Ellen Taylor: Irish Woman Poet

Little is known of Ellen Taylor‘s life beyond the facts that she was born in poverty, possibly in Limerick, worked as a servant and was then running a school in Dublin in 1792 when her one book, Poems, by Ellen Taylor, the Irish cottager was printed without her knowledge to try to raise money for her. Of the forty two subscribers, thirty were women.


Thy banks, oh Barrow, sure must be
The Muses’ choicest haunt,
Else why so pleasing thus to me,
Else why my soul enchant?

To view thy dimpled surface here,
Fond fancy bids me stay;
But Servitude, with brow austere,
Commands me straight away.

Were Lethe’s virtues in thy stream,
How freely would I drink,
That not so much as in the name
Of books I e’er might think.

I can but from them learn to know
What misery’s complete,
And feel more sensibly each blow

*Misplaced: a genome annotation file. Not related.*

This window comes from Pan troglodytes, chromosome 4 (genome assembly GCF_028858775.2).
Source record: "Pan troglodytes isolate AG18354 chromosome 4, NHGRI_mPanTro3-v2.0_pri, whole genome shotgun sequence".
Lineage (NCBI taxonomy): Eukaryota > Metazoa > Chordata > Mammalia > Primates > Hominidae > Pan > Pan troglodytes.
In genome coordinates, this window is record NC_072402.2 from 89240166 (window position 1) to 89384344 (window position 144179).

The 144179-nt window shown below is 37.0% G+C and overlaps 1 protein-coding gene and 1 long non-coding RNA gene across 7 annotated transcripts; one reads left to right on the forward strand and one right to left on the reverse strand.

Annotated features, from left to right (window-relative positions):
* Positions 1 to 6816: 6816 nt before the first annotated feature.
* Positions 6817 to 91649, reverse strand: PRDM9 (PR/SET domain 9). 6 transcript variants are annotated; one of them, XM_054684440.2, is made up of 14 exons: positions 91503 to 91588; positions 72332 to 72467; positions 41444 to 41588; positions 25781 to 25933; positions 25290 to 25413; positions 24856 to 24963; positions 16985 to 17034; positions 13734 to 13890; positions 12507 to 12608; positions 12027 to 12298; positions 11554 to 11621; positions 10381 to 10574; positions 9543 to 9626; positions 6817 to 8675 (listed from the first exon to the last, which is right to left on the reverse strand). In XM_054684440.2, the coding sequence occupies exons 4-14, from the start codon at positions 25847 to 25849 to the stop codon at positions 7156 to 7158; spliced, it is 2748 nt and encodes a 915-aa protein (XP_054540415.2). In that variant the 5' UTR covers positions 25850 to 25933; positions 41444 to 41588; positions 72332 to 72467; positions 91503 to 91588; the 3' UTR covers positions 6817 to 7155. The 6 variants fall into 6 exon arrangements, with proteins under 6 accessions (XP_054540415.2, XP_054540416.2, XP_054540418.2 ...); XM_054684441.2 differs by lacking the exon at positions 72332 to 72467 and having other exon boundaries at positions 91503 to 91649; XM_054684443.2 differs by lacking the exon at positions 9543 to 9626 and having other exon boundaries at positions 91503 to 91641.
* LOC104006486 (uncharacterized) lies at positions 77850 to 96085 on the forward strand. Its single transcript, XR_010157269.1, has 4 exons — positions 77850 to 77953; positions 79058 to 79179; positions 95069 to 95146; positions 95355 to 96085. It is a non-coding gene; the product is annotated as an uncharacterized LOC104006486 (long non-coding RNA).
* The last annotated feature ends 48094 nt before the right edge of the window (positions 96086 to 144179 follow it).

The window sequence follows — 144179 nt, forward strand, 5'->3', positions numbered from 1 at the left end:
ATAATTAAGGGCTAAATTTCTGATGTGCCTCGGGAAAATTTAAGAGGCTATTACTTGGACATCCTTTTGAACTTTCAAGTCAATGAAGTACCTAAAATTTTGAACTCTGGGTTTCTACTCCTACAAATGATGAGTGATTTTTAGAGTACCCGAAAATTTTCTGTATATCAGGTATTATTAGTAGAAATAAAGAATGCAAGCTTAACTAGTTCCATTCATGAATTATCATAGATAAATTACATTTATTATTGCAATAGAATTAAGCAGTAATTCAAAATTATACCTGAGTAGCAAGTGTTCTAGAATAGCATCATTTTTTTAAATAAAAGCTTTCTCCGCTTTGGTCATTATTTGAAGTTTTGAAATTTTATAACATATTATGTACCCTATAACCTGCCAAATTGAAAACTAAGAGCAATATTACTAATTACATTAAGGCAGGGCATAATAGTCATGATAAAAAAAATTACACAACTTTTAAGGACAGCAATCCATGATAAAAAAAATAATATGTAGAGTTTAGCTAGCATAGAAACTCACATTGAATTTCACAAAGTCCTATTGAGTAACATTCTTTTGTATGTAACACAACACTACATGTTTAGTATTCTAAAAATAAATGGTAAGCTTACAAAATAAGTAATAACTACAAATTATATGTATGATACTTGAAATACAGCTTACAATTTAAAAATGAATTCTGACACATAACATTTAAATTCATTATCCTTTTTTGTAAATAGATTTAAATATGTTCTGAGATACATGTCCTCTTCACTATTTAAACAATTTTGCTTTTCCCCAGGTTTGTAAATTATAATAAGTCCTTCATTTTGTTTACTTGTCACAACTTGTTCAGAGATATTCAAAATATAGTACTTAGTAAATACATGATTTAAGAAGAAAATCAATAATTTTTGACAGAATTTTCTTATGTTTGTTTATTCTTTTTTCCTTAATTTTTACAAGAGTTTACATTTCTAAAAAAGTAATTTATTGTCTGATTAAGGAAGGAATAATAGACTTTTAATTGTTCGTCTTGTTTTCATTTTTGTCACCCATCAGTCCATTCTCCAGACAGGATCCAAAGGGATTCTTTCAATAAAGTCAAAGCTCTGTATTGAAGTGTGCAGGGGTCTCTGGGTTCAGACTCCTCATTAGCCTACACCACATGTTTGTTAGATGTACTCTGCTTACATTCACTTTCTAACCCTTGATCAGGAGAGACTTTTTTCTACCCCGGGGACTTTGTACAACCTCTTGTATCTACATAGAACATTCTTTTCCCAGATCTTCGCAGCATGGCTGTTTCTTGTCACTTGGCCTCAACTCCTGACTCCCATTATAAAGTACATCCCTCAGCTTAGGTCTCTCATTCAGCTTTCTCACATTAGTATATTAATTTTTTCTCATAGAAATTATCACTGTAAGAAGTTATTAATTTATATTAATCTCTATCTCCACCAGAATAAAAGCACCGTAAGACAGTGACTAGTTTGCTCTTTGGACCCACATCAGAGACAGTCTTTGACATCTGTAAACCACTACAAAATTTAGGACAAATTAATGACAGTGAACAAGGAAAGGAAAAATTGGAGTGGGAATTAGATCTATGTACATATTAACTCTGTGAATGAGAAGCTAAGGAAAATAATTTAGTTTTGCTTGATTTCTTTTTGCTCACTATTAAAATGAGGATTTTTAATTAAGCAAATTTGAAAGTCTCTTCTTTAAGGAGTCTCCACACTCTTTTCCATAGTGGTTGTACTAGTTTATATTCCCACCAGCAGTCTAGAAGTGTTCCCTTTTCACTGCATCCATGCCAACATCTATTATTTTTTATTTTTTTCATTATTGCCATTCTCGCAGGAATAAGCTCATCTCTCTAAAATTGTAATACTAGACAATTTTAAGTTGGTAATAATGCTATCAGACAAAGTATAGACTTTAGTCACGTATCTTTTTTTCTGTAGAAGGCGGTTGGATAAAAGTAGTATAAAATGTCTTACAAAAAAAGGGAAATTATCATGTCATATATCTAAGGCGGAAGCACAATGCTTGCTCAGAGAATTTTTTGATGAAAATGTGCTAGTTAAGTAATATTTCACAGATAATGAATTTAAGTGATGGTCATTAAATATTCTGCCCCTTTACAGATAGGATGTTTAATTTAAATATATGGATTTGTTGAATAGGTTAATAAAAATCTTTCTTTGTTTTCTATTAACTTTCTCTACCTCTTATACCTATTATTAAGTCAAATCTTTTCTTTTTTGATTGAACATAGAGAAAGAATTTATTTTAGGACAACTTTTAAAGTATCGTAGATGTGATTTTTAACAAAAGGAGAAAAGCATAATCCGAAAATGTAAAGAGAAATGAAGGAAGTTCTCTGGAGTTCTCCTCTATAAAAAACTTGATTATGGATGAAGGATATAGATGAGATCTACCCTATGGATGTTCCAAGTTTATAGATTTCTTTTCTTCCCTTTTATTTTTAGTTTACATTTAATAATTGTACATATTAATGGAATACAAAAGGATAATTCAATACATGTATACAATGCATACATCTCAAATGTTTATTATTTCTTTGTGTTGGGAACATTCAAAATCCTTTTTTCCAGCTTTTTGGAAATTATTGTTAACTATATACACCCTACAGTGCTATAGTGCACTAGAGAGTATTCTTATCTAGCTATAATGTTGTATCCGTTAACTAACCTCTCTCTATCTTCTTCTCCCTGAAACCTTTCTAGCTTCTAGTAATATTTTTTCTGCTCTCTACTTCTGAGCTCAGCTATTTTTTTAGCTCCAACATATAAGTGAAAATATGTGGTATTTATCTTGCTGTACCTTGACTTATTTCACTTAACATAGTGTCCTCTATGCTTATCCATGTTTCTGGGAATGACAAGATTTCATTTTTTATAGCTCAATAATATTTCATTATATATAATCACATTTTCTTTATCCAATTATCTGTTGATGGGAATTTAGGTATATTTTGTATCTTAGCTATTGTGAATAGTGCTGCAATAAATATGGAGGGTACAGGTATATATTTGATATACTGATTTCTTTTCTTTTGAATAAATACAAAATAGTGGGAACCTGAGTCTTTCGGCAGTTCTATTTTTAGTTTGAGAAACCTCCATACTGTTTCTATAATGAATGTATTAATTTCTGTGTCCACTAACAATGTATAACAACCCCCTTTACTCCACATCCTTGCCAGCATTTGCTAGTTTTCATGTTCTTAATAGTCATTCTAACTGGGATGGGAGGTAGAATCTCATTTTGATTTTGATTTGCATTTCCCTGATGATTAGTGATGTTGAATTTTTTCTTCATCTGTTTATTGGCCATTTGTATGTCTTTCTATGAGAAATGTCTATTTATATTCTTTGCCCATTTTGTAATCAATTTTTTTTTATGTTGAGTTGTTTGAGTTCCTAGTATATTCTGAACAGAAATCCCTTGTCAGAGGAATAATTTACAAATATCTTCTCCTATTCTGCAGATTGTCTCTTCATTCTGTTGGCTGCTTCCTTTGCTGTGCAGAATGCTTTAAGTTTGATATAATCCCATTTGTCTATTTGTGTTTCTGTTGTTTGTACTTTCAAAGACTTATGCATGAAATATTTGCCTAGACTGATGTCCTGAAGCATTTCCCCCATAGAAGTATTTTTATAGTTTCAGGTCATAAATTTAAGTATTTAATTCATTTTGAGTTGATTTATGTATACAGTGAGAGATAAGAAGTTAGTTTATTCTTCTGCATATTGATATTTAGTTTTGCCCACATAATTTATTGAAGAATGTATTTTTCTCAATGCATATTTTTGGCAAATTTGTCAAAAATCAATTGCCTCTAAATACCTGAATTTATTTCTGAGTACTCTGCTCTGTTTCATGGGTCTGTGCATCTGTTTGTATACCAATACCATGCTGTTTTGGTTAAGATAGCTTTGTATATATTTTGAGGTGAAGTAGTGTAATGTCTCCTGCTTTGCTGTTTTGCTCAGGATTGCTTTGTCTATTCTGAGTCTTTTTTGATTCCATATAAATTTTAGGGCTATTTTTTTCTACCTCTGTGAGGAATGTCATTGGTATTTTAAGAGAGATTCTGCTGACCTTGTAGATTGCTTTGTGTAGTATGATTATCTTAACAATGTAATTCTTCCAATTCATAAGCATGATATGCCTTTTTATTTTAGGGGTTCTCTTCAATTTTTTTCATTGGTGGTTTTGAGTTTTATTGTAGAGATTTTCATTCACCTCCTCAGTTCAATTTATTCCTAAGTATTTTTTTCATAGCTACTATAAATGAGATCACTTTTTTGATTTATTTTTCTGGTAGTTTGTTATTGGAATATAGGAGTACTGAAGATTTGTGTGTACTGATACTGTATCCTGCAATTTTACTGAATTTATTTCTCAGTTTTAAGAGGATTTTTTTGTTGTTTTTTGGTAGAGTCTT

Dealt by relentless fate.

In them I oft have pleasure found,
But now it’s all quite fled.
With fluttering heart I lay me down,
And rise with aching head.

Or such a turn ill suits the sphere
Of life in which I move,
And rather does a load of care
Than any comfort prove.

Thrice happy she, condemned to move
Beneath the servile weight,
Whose thoughts ne’er soar one inch above
The standard of her fate.

But far more happy is the soul,
Who feels the pleasing sense;
And can indulge without control
Each thought that flows from thence.

Since naught of these my portion is,
But the reverse of each,
That I shall taste but little bliss,
Experience doth me teach.

Could cold insensibility
Through my whole frame take place,
Sure then from grief I might be free:
Yes then I’d hope for peace.


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